Although it seems that the Bal des Ardents wasn't a planned crime, the king's brother must have felt responsible for the fatal accident, since he founded a chapel in the convent of the Célestins shortly afterwards, hoping it would buy him a place in heaven. It didn't save him from a violent end, however: In 1407, Louis was assassinated on the orders of his cousin and recently minted political rival the Duke of Burgundy, which triggered a civil war that divided France for decades. The Duke of Burgundy justified the murder by accusing Louis of having used sorcery and occultism to attempt regicide on several occasions—one of them, he claimed, during the Bal des Ardents.

Regardless of the truth behind the matter, the horror of the event filtered down through the centuries to inspire one of Poe's most macabre works. (It's not clear where the author first heard about it, but it may have been in the pages of The Broadway Journal, where he was soon to become editor, and where a writer likened it to the accidental onstage burning death of the dancer Clara Webster in London.) Today, the shocking historical event lives on in Poe's story—and in Hop Frog's memorable final line: "I am simply Hop-Frog, the jester—and this is my last jest."

Additional source: Chronique du Religieux de Saint-Denys

25 of Oscar Wilde's Wittiest Quotes

By Napoleon Sarony - Library of Congress, Public Domain, Wikimedia Commons
By Napoleon Sarony - Library of Congress, Public Domain, Wikimedia Commons

On October 16, 1854, Oscar Fingal O'Flahertie Wills Wilde was born in Dublin, Ireland. He would go on to become one of the world's most prolific writers, dabbling in everything from plays and poetry to essays and fiction. Whatever the medium, his wit shone through.

1. ON GOD

"I think that God, in creating man, somewhat overestimated his ability."

2. ON THE WORLD AS A STAGE

"The world is a stage, but the play is badly cast."

3. ON FORGIVENESS

"Always forgive your enemies; nothing annoys them so much."

4. ON GOOD VERSUS BAD

"It is absurd to divide people into good and bad. People are either charming or tedious."

5. ON GETTING ADVICE

"The only thing to do with good advice is pass it on. It is never any use to oneself."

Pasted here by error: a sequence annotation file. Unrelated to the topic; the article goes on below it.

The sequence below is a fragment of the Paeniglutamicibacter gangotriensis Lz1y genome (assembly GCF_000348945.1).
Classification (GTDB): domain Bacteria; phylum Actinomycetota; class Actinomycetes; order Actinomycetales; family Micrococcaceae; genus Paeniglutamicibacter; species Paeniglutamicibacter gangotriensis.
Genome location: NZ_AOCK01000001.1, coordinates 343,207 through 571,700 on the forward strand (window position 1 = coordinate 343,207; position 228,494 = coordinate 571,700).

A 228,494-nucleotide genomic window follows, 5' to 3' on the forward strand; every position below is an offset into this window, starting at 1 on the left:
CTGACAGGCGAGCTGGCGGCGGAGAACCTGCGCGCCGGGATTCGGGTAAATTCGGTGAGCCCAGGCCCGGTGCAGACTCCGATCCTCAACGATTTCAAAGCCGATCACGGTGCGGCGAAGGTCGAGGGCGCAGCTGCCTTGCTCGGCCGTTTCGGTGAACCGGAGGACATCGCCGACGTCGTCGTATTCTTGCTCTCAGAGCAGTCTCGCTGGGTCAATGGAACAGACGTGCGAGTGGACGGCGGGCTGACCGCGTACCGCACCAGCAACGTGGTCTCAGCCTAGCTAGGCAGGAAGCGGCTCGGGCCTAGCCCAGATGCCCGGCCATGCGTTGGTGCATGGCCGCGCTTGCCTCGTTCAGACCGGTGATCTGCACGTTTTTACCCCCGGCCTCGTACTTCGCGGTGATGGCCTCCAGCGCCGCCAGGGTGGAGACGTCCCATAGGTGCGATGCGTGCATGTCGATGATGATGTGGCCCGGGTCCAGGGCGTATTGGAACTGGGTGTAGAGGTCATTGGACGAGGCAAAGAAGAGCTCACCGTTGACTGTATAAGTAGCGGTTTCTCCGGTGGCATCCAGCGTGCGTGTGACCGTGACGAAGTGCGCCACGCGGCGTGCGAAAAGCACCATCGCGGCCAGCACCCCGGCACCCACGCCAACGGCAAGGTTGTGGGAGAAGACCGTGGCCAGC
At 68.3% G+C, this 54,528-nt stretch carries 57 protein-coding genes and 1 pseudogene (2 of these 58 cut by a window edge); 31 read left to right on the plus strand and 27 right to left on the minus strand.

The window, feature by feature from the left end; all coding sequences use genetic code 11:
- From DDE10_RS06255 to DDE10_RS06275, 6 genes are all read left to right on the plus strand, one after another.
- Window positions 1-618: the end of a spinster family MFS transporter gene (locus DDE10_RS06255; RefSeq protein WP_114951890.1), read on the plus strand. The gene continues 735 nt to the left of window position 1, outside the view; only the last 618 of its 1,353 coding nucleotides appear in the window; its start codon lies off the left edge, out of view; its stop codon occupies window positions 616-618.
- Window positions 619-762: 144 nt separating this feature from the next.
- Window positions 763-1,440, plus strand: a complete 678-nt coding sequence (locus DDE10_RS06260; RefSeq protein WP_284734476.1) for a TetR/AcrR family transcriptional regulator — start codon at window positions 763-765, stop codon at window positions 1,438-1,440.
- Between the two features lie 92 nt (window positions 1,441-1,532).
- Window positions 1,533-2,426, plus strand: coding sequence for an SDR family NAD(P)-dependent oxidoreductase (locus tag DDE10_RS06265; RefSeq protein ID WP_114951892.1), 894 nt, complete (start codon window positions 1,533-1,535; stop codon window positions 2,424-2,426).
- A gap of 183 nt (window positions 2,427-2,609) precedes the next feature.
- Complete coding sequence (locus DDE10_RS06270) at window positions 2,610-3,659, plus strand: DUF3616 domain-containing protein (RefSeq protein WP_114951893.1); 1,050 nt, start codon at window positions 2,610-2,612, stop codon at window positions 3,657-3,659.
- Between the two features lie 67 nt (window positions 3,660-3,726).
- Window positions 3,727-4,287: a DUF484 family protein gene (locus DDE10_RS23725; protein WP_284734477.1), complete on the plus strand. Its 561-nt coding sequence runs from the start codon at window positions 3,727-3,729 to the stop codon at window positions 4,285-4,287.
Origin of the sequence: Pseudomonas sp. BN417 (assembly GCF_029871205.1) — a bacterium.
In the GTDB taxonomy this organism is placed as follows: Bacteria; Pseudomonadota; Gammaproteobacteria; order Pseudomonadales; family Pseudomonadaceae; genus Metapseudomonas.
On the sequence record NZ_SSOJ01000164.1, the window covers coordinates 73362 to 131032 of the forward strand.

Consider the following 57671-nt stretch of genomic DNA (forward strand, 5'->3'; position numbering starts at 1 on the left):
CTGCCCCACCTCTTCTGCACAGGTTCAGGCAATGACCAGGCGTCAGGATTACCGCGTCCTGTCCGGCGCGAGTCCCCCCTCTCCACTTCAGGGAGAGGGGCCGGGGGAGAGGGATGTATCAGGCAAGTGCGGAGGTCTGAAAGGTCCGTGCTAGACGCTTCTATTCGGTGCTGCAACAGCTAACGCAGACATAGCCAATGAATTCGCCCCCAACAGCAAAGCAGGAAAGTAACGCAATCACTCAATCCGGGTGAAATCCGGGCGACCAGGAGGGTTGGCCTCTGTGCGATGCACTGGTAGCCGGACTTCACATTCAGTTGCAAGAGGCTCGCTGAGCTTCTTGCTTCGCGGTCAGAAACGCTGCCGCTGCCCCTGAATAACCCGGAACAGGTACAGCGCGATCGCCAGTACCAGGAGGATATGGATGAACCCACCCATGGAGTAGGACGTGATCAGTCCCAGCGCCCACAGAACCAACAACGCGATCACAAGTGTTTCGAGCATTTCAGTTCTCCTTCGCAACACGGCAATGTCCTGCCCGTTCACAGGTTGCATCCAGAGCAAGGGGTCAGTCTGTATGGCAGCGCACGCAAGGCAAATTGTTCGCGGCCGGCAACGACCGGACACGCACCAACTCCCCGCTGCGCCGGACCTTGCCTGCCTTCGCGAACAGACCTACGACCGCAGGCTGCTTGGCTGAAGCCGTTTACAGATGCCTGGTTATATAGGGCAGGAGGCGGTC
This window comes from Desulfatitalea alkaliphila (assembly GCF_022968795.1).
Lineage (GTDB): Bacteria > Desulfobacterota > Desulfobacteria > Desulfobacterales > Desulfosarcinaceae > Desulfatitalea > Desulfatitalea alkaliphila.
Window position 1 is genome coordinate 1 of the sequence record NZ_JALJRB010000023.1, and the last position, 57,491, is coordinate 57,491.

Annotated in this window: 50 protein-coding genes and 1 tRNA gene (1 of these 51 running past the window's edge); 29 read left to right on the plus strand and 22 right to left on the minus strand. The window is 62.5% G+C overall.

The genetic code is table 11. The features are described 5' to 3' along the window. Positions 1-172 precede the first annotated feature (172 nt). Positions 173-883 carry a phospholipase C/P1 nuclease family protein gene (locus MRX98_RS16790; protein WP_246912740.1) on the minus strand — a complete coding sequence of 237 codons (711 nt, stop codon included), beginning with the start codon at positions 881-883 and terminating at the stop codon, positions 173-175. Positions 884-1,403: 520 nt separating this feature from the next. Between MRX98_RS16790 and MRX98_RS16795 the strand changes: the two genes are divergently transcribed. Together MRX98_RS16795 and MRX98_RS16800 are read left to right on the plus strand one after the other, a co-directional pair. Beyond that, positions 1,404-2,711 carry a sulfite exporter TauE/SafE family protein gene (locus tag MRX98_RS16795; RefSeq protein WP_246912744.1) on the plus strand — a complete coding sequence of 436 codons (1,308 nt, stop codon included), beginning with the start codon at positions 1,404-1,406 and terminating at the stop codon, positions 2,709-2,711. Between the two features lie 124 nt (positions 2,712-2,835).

6. ON HAPPINESS

"Some cause happiness wherever they go; others whenever they go."

7. ON CYNICISM

"What is a cynic? A man who knows the price of everything and the value of nothing."

8. ON SINCERITY

"A little sincerity is a dangerous thing, and a great deal of it is absolutely fatal."

9. ON MONEY

"When I was young I thought that money was the most important thing in life; now that I am old I know that it is."

10. ON LIFE'S GREATEST TRAGEDIES

"There are only two tragedies in life: one is not getting what one wants, and the other is getting it."

11. ON HARD WORK

"Work is the curse of the drinking classes."

12. ON LIVING WITHIN ONE'S MEANS

"Anyone who lives within their means suffers from a lack of imagination."

13. ON TRUE FRIENDS

"True friends stab you in the front."

14. ON MOTHERS

"All women become like their mothers. That is their tragedy. No man does. That's his."

15. ON FASHION

"Fashion is a form of ugliness so intolerable that we have to alter it every six months."

16. ON BEING TALKED ABOUT

"There is only one thing in life worse than being talked about, and that is not being talked about."

17. ON GENIUS

"Genius is born—not paid."

18. ON MORALITY

"Morality is simply the attitude we adopt towards people whom we personally dislike."

19. ON RELATIONSHIPS

"How can a woman be expected to be happy with a man who insists on treating her as if she were a perfectly normal human being?"

20. ON THE DEFINITION OF A "GENTLEMAN"

"A gentleman is one who never hurts anyone’s feelings unintentionally."

21. ON BOREDOM

"My own business always bores me to death; I prefer other people’s."

22. ON AGING

"The old believe everything, the middle-aged suspect everything, the young know everything."

23. ON MEN AND WOMEN

"I like men who have a future and women who have a past."

24. ON POETRY

"There are two ways of disliking poetry; one way is to dislike it, the other is to read Pope."

25. ON WIT

"Quotation is a serviceable substitute for wit."

And one bonus quote about Oscar Wilde! Dorothy Parker said it best in a 1927 issue of Life:

If, with the literate, I am
Impelled to try an epigram,
I never seek to take the credit;
We all assume that Oscar said it.